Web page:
New Zealand is experiencing increased pressure in its infrastructure sector. The recent earthquakes experienced on 14th November further hit home the fragility of this industry. It has been said that the nation’s economy has largely escaped any short-term consequence from the recent tremors, but there appears to be a growing unease among economic commentators that it will add a further level of strain to the already stretched industry.
The first key consequence New Zealanders are predicted to experience is that the cost of building will rise. This is predominantly because transport links have been badly affected and alternative options that are being explored are costly in comparison. ASB chief economist Nick Tuffley said the South Island will predominantly bear the brunt of this anticipated cost inflation.
The workforce in this sector is also likely to experience increased pressure in the forthcoming weeks and months, and as a result, new workers are likely to be brought in from overseas. It has been noted however that this temporary demand may lead to overstaffing in the industry, and may add possible complications of unemployment in the future.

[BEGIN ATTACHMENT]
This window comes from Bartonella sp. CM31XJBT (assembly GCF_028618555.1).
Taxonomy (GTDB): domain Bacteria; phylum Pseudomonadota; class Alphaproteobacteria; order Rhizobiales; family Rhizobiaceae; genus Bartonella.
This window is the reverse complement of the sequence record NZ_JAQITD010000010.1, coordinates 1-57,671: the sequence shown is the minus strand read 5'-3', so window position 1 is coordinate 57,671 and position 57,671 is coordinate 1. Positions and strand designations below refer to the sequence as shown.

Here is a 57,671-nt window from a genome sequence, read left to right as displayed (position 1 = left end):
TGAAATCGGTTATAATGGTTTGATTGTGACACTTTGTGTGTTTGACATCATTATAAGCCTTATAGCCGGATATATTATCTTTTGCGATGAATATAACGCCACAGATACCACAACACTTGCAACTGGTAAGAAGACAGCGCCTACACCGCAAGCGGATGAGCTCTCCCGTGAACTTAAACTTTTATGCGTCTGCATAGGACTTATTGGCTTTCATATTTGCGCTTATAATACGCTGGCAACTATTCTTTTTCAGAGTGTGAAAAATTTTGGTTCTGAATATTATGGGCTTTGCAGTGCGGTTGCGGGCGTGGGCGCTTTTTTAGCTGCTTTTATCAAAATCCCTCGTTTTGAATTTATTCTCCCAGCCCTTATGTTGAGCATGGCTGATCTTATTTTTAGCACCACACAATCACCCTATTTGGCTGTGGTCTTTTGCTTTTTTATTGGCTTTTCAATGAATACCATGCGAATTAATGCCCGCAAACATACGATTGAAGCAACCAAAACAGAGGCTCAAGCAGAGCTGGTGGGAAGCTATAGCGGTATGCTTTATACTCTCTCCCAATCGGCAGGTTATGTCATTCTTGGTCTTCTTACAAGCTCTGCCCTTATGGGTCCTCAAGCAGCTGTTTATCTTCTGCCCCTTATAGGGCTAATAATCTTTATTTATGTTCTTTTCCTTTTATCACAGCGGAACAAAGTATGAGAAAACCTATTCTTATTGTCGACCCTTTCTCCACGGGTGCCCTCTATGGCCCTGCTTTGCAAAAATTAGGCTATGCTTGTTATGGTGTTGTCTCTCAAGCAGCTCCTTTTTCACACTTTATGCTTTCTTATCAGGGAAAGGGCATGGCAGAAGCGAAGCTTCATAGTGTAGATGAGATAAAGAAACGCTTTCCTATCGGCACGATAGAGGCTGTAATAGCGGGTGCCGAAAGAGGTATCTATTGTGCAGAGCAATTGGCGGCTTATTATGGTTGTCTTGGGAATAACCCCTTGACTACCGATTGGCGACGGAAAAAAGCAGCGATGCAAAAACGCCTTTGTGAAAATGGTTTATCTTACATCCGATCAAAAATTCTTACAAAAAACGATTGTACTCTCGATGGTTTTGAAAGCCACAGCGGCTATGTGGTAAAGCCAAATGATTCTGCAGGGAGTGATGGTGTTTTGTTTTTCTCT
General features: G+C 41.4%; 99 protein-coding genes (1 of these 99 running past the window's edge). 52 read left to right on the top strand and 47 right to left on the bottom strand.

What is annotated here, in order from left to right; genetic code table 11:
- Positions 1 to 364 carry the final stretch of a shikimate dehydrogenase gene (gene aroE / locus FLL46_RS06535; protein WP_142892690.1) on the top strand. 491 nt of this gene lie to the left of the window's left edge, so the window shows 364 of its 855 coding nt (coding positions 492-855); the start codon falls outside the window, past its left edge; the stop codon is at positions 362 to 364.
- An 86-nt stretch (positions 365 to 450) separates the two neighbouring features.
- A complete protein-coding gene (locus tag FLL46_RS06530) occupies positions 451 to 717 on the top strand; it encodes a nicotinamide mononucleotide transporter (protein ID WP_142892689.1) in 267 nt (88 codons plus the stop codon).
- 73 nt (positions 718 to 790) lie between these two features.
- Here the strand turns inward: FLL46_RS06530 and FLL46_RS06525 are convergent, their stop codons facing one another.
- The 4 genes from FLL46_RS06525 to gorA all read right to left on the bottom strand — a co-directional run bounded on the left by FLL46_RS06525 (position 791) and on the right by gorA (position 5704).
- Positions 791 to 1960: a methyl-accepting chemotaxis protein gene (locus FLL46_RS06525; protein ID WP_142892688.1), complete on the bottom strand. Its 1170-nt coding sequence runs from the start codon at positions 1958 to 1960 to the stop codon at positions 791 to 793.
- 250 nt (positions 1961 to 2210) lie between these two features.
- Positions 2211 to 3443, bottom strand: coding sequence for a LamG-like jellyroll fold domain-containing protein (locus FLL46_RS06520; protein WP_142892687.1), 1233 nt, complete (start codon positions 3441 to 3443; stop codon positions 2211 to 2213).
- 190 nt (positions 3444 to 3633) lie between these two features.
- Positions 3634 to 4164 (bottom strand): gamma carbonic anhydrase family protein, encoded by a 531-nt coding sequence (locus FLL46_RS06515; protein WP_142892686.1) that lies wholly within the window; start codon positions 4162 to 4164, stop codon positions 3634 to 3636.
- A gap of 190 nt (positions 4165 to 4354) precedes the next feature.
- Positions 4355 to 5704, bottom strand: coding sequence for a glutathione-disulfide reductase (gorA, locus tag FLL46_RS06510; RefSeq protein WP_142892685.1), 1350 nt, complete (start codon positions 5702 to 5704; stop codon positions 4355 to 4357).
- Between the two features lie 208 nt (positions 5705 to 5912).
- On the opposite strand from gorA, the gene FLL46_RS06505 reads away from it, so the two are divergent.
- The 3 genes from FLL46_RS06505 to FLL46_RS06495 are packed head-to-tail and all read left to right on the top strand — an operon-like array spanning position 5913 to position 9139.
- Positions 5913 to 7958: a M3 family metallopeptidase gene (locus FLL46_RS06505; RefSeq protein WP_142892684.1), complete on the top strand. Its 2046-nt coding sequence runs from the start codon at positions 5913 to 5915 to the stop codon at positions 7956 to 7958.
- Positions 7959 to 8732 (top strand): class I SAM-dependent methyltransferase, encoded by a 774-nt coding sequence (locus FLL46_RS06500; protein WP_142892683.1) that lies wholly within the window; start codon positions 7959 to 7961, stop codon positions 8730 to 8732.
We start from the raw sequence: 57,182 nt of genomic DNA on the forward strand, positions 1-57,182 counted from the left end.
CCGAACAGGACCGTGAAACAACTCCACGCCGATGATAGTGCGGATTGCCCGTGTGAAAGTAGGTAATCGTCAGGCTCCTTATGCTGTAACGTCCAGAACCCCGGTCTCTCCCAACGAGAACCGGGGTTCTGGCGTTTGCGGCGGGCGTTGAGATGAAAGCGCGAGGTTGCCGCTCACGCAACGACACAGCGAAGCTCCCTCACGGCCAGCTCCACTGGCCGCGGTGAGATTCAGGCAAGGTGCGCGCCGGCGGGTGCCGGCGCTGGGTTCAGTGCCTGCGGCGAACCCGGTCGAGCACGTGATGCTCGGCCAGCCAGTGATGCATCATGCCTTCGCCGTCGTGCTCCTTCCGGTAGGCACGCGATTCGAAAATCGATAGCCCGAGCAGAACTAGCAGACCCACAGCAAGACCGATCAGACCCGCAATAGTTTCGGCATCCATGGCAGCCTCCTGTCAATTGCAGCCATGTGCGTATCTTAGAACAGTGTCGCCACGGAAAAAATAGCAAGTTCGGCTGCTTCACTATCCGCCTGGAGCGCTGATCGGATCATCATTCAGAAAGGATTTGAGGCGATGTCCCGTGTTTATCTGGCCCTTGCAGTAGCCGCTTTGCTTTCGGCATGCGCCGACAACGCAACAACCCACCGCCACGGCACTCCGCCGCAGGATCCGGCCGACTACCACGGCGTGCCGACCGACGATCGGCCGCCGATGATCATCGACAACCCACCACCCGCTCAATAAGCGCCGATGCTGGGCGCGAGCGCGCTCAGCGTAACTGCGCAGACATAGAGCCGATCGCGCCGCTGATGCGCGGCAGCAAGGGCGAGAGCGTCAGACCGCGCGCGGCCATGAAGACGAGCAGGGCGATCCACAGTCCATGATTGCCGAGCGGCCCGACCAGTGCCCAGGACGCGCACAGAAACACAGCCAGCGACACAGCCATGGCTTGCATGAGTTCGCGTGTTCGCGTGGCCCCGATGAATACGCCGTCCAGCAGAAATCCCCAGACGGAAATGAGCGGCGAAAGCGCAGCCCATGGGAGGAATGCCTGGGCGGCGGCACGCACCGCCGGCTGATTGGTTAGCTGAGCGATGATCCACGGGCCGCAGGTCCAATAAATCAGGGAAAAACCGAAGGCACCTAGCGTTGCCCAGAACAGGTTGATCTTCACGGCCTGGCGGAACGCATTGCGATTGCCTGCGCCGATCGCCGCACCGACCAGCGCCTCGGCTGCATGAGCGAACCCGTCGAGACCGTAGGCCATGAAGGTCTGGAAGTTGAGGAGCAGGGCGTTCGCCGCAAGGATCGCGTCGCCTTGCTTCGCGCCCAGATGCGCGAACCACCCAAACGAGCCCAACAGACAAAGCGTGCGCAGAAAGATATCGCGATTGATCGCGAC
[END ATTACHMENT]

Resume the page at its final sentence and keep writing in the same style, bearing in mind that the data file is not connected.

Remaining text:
Nevertheless, the ramifications of the seismic activity have provided an unpleasant reminder that the success of this sector is dependent on the interaction of many different factors. As stated, these include the availability of transport routes, natural and human resources, and a functioning legislative framework. At its core though, the above problems demonstrate that harmony between all factors are required to ensure prosperity in the industry.